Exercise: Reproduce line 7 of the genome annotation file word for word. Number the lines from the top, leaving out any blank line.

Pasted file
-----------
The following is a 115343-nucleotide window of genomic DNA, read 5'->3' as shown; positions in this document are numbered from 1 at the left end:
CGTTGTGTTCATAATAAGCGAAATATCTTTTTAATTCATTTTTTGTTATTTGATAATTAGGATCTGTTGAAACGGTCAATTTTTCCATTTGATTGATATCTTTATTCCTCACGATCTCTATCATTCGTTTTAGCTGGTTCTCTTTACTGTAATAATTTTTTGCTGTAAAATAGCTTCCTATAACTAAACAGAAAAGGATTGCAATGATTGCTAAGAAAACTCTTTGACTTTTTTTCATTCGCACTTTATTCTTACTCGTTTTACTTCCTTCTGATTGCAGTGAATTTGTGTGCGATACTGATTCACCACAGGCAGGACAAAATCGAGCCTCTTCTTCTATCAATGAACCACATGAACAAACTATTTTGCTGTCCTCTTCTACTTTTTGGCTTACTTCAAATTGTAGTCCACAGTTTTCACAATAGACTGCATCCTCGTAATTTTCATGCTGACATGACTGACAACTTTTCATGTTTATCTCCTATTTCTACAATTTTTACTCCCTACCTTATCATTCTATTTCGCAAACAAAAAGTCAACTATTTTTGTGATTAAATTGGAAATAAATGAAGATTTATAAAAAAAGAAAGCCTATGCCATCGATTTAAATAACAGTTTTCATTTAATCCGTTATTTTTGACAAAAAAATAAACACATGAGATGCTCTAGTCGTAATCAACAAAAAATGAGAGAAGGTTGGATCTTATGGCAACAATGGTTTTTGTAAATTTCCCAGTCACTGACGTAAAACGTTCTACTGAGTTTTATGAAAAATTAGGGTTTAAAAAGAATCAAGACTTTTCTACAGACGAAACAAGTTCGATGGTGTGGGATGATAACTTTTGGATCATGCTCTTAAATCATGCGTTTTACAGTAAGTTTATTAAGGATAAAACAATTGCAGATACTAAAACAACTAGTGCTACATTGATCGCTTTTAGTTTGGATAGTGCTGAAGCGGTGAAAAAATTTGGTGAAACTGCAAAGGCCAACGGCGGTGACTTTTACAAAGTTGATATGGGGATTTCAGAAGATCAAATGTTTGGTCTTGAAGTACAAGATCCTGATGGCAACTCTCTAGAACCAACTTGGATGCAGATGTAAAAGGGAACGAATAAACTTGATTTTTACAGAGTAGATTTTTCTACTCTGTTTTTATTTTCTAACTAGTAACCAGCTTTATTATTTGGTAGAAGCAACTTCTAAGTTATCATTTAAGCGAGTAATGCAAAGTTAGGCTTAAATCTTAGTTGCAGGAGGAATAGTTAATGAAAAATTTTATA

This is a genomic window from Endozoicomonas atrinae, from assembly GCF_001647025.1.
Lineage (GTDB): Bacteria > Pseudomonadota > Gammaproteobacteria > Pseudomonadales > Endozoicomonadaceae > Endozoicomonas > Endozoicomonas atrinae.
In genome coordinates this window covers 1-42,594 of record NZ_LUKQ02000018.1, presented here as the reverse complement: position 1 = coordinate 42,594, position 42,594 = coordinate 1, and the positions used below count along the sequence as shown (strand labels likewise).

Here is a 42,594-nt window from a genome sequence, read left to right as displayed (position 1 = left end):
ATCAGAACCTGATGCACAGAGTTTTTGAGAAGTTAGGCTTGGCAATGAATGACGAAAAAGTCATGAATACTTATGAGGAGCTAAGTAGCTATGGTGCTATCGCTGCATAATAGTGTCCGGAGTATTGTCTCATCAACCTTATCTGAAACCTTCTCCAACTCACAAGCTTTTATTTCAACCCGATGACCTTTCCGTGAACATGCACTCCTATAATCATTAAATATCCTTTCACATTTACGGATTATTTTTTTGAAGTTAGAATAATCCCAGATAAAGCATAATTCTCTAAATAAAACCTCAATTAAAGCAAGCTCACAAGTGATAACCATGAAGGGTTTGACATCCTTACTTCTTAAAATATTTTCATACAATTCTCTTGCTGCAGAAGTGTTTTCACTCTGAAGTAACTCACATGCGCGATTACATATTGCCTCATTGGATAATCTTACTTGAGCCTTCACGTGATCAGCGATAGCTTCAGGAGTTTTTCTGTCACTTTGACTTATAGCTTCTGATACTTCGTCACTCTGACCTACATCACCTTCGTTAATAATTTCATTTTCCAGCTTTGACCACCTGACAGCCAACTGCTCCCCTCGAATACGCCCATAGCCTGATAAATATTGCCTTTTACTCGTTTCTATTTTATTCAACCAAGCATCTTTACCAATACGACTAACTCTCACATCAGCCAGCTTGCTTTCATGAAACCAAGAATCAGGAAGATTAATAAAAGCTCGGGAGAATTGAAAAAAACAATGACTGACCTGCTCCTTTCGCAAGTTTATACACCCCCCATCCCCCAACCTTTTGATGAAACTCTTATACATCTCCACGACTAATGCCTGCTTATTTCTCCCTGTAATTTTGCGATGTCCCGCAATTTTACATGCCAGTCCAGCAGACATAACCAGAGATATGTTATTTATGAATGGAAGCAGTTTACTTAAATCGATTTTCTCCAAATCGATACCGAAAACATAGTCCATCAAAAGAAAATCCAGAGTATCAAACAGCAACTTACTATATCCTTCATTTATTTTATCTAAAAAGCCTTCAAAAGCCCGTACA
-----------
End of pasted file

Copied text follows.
ATCAGAACCTGATGCACAGAGTTTTTGAGAAGTTAGGCTTGGCAATGAATGACGAAAAAGTCATGAATACTTATGAGGAGCTAAGTAGCTATGGTGCTATCGCTGCATAATAGTGTCCGGAGTATTGTCTCATCAACCTTATCTGAAACCTTCTCCAACTCACAAGCTTTTATTTCAACCCGATGACCTTTCCGTGAACATGCACTCCTATAATCATTAAATATCCTTTCACATTTACGGATTATTTTTTTGAAGTTAGAATAATCCCAGATAAAGCATAATTCTCTAAATAAAACCTCAATTAAAGCAAGCTCACAAGTGATAACCATGAAGGGTTTGACATCCTTACTTCTTAAAATATTTTCATACAATTCTCTTGCTGCAGAAGTGTTTTCACTCTGAAGTAACTCACATGCGCGATTACATATTGCCTCATTGGATAATCTTACTTGAGCCTTCACGTGATCAGCGATAGCTTCAGGAGTTTTTCTGTCACTTTGACTTATAGCTTCTGATACTTCGTCACTCTGACCTACATCACCTTCGTTAATAATTTCATTTTCCAGCTTTGACCACCTGACAGCCAACTGCTCCCCTCGAATACGCCCATAGCCTGATAAATATTGCCTTTTACTCGTTTCTATTTTATTCAACCAAGCATCTTTACCAATACGACTAACTCTCACATCAGCCAGCTTGCTTTCATGAAACCAAGAATCAGGAAGATTAATAAAAGCTCGGGAGAATTGAAAAAAACAATGACTGACCTGCTCCTTTCGCAAGTTTATACACCCCCCATCCCCCAACCTTTTGATGAAACTCTTATACATCTCCACGACTAATGCCTGCTTATTTCTCCCTGTAATTTTGCGATGTCCCGCAATTTTACATGCCAGTCCAGCAGACATAACCAGAGATATGTTATTTATGAATGGAAGCAGTTTACTTAAATCGATTTTCTCCAAATCGATACCGAAAACATAGTCCATCAAAAGAAAATCCAGAGTATCAAACAGCAACTTACTATATCCTTCATTTATTTTATCTAAAAAGCCTTCAAAAGCCCGTACA